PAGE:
Randy Black says: Napoleon was nothing more than a warmongering, dictatorial, proto-Hitler who left hundreds of thousands of corpses scattered across Europe's battlefields. The divergences of French views about him are reflected in an opinion poll published by Le Figaro magazine to coincide with the bicentenary. Almost half of the 1,000 French respondents agreed with the proposition that Napoleon was above all a great political figure in advance of his times; 39 per cent said he was a dictator who had used all means to satisfy his thirst for power. This ambiguous legacy helps explain why the French state has been so wary of embracing the latest frenzy of Napleonmania. While the French government went to extraordinary lengths in 1989 to promote the bicentenary of the French Revolution, it has steered well clear of endorsing any celebrations of Napoleon's coronation.
Some French historians suggest that much of the fuss about Napoleon is the fault - albeit inadvertent - of the British. During Napoleon's years in exile on St Helena, his British jailers allowed him to dictate his memoirs, enabling him to justify his actions and create his own legend. The "illustrious villain" was transformed into a "practical genius" and the militaristic aggressor was turned into a national hero forced into fighting defensive wars. Napoleon skillfully used his time on St Helena to reinvent himself as a liberal emperor and one of history's victims, says Mr. Lentz: "Napoleon himself used to say that Christ would not have been God had he not been crucified." In this sense, Napoleon's enduring power as a national symbol lies as much in his humiliation as in his glory - he triumphed even in defeat.
Adriana Pena says: I do not know why insisting on the shortcomings of the Russian soldiers would make the French feel better about the fact that in the end they lost the war, that Paris was overrun by foreign armies, and that many able-bodied men who could have been doing constructive work towards building a better France ended up buried in unmarked graves in foreign soil. Similarly, Hitler's idea about the Russian soldiers shows hubris at work. He thought so little of them that he never saw the Red Army marching into Berlin. I will agree, the Russians are poor soldiers. Since they beat the Germans, then the Germans must be even worse....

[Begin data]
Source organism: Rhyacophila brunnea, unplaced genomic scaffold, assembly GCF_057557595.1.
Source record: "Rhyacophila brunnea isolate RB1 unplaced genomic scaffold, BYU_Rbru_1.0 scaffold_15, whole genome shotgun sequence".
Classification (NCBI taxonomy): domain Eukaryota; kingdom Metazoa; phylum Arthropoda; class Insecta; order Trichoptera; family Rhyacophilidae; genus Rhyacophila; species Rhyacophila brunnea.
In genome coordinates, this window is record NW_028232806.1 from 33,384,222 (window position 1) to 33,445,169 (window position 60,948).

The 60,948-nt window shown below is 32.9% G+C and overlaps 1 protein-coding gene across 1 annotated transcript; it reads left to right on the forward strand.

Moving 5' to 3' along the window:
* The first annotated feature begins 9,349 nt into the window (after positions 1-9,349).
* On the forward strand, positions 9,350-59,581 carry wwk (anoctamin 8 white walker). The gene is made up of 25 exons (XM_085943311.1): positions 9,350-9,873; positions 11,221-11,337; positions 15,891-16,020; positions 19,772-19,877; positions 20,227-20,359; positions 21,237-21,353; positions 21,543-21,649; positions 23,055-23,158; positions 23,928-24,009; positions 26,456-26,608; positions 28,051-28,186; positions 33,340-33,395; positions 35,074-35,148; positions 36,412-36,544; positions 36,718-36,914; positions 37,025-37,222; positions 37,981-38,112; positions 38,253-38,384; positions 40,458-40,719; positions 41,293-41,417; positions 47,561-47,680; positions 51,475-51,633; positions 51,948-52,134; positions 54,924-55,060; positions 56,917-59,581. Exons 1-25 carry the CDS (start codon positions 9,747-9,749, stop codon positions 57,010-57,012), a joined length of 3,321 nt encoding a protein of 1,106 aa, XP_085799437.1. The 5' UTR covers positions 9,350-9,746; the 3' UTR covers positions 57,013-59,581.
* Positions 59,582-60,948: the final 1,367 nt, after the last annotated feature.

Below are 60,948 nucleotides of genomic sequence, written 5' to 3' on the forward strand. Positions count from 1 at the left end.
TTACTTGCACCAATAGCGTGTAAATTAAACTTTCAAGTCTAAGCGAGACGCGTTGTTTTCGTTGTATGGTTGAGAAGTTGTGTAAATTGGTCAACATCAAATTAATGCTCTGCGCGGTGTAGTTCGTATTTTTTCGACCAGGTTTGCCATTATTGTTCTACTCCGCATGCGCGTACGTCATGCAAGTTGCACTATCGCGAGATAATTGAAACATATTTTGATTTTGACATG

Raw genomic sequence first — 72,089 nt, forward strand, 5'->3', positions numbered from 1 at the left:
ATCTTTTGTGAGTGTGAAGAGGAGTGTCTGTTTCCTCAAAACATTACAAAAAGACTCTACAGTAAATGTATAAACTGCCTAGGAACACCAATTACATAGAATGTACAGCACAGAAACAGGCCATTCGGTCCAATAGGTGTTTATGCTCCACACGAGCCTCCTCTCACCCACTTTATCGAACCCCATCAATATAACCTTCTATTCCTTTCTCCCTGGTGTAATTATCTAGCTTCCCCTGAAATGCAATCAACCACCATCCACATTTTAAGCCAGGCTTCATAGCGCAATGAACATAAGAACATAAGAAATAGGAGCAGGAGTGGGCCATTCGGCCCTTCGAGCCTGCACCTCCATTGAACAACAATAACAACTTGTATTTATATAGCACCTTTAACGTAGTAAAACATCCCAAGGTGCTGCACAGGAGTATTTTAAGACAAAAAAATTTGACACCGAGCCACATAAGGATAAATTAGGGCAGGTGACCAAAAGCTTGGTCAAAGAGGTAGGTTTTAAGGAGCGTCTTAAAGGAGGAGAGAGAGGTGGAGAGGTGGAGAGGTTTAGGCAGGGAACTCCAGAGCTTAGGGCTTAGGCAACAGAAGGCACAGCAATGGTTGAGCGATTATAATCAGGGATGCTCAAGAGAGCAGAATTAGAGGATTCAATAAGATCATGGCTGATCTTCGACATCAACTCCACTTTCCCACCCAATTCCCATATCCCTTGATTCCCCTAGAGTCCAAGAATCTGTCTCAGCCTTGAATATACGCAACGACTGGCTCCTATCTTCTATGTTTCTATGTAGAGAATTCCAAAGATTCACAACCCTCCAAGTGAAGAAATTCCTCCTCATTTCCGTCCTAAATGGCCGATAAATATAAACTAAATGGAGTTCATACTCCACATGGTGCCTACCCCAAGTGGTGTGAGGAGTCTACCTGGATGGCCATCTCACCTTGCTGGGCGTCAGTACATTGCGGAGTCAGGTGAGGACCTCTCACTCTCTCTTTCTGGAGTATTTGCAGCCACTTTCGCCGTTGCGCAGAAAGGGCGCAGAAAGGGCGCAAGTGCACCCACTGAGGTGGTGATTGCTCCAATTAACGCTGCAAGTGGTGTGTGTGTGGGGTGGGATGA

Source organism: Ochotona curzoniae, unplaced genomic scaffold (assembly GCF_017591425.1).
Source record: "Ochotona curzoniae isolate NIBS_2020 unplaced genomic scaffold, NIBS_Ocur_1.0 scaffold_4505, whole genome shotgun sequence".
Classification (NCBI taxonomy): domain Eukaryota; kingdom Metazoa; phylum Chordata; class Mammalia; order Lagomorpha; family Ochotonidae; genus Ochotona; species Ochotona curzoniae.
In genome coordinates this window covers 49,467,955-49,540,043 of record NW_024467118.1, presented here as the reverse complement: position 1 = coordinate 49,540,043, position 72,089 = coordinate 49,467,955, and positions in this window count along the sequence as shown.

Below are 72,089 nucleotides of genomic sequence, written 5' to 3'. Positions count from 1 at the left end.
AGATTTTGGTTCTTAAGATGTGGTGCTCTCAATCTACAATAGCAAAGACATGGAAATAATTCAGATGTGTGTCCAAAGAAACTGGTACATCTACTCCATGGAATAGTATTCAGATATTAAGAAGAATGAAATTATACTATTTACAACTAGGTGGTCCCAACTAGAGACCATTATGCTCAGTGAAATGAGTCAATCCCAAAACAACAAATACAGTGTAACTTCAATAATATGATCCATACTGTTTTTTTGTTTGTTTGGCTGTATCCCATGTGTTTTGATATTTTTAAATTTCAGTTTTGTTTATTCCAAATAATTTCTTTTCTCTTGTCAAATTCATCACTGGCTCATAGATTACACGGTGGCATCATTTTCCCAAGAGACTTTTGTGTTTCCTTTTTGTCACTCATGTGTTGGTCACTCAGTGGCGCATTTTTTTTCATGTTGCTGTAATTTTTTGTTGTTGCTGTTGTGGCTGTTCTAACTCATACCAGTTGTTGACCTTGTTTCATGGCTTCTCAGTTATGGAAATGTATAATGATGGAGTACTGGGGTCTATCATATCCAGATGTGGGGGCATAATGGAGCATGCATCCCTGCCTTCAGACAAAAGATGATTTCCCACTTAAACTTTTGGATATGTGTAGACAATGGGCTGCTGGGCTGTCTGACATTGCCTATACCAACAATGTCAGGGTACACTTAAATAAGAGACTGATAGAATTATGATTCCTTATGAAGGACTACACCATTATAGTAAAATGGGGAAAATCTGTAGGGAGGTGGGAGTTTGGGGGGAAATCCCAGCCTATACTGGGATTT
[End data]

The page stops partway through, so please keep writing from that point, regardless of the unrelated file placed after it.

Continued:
Christopher Jones replies to Cameron Sawyer: I have recommended a perusal of The Campaigns of Napoleon by David Chandler as the best way to understand this argument. Cameron seems to stubbornly insist that the French were defeated by the Russian soldier. This statement like others (The Jewish moguls of Hollywood never, of dear never acted as a monopolitic mafia) flies in the face of (uncomfortable) facts. As I said before, Napoleon defeated Napoleon. The Russian soldier did not defeat the Grande Armée de la Russie, it was the Russian climate that defeated the French, and the Germans too by the way. Borodino is classified by the chief historian of Sandhurst (a very Anglo-Saxon institution) as a French victory. If anybody says otherwise is simply wrong or trying to distort facts: were the Russians happy about abandoning and torching their capital? The dead at Borodino were as follows: 44,000 Russians and about 30,000 French. Kutusov withdrew. Earlier at Smolensk, Napoleon defeated the Russian forces. The only other major engagement between French and Russians was the crossing of the Beresina River, where the withdrawing French were bombarded by Russian artillery. Chandler has some very chilling comments about the Russian soldier then which is echoed in the state of the Russian army today: press-ganged, ill-fed, badly uniformed, and never paid. Sadly, almost the same through the history of the Russian armed forces, and that is why Russians always need allies, most prominently, General Winter. Pressed ganged according to Chandler, the Russian soldier had no motivation -- why should they be motivated? an interesting anecdote is the so called prowess of the irregular Cossacks who met up with the Imperial Guard and Napoleon in its center, "It was like a 100 gun warship passing through a fleet of fishing boats." Although the Grande Armée was decimated, Napoleon returned to France to raise another army in order to hold on to to Germany. As his allies left him, one by one, in the first stages of the movement that would lead to German unification, he was defeated by the COMBINED forces of Russians, Prussians, etc at Leipzig in 1813. He was offered to keep the French throne if he would abandon the empire. He refused because he refused to abandon the Poles, whose independence was an emotional goal for the Emperor. This was the mistake that cost him the throne. Ask the Poles please who they would have preferred. France of serfdom under the Russians. Nor was Napoleon a totalitarian dictator. By 1815, he was constitutional monarch and his refusal to continue the fight after Waterloo (he could have easily continued the war) was based on his refusal to stage a coup and dismiss the assembly. Anyone who simply dismisses Napoleon's place as history as "miserable" is very foolish indeed. Napoleon unified Europe, brought French laws and institutions to the peoples of the continent.